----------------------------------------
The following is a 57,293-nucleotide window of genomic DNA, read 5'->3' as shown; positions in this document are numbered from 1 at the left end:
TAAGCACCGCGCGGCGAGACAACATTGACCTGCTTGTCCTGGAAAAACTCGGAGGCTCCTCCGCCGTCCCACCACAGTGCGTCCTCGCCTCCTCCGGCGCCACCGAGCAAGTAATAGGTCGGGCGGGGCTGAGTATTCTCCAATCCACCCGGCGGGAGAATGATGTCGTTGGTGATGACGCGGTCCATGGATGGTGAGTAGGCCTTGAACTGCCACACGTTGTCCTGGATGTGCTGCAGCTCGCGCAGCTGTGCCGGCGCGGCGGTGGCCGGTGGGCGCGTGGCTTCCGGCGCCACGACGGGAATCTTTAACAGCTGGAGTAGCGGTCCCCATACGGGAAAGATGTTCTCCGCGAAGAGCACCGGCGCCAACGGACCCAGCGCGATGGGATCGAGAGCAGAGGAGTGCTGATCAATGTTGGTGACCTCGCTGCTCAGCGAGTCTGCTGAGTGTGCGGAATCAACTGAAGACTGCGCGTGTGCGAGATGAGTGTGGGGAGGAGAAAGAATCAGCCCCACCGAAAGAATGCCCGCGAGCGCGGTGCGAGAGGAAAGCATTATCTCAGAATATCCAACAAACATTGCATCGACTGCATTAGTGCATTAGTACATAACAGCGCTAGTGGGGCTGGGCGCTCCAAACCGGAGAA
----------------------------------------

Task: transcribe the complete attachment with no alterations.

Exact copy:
The following is a 57,293-nucleotide window of genomic DNA, read 5'->3' as shown; positions in this document are numbered from 1 at the left end:
TAAGCACCGCGCGGCGAGACAACATTGACCTGCTTGTCCTGGAAAAACTCGGAGGCTCCTCCGCCGTCCCACCACAGTGCGTCCTCGCCTCCTCCGGCGCCACCGAGCAAGTAATAGGTCGGGCGGGGCTGAGTATTCTCCAATCCACCCGGCGGGAGAATGATGTCGTTGGTGATGACGCGGTCCATGGATGGTGAGTAGGCCTTGAACTGCCACACGTTGTCCTGGATGTGCTGCAGCTCGCGCAGCTGTGCCGGCGCGGCGGTGGCCGGTGGGCGCGTGGCTTCCGGCGCCACGACGGGAATCTTTAACAGCTGGAGTAGCGGTCCCCATACGGGAAAGATGTTCTCCGCGAAGAGCACCGGCGCCAACGGACCCAGCGCGATGGGATCGAGAGCAGAGGAGTGCTGATCAATGTTGGTGACCTCGCTGCTCAGCGAGTCTGCTGAGTGTGCGGAATCAACTGAAGACTGCGCGTGTGCGAGATGAGTGTGGGGAGGAGAAAGAATCAGCCCCACCGAAAGAATGCCCGCGAGCGCGGTGCGAGAGGAAAGCATTATCTCAGAATATCCAACAAACATTGCATCGACTGCATTAGTGCATTAGTACATAACAGCGCTAGTGGGGCTGGGCGCTCCAAACCGGAGAA